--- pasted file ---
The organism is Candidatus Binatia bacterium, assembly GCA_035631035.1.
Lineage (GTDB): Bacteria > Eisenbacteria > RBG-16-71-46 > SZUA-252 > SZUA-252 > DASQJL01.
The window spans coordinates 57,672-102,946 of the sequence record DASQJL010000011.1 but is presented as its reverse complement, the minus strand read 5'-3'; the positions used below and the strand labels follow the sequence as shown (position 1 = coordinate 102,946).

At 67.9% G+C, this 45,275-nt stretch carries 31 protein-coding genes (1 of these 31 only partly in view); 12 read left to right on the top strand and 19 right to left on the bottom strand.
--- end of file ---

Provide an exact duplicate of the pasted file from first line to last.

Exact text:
The organism is Candidatus Binatia bacterium, assembly GCA_035631035.1.
Lineage (GTDB): Bacteria > Eisenbacteria > RBG-16-71-46 > SZUA-252 > SZUA-252 > DASQJL01.
The window spans coordinates 57,672-102,946 of the sequence record DASQJL010000011.1 but is presented as its reverse complement, the minus strand read 5'-3'; the positions used below and the strand labels follow the sequence as shown (position 1 = coordinate 102,946).

At 67.9% G+C, this 45,275-nt stretch carries 31 protein-coding genes (1 of these 31 only partly in view); 12 read left to right on the top strand and 19 right to left on the bottom strand.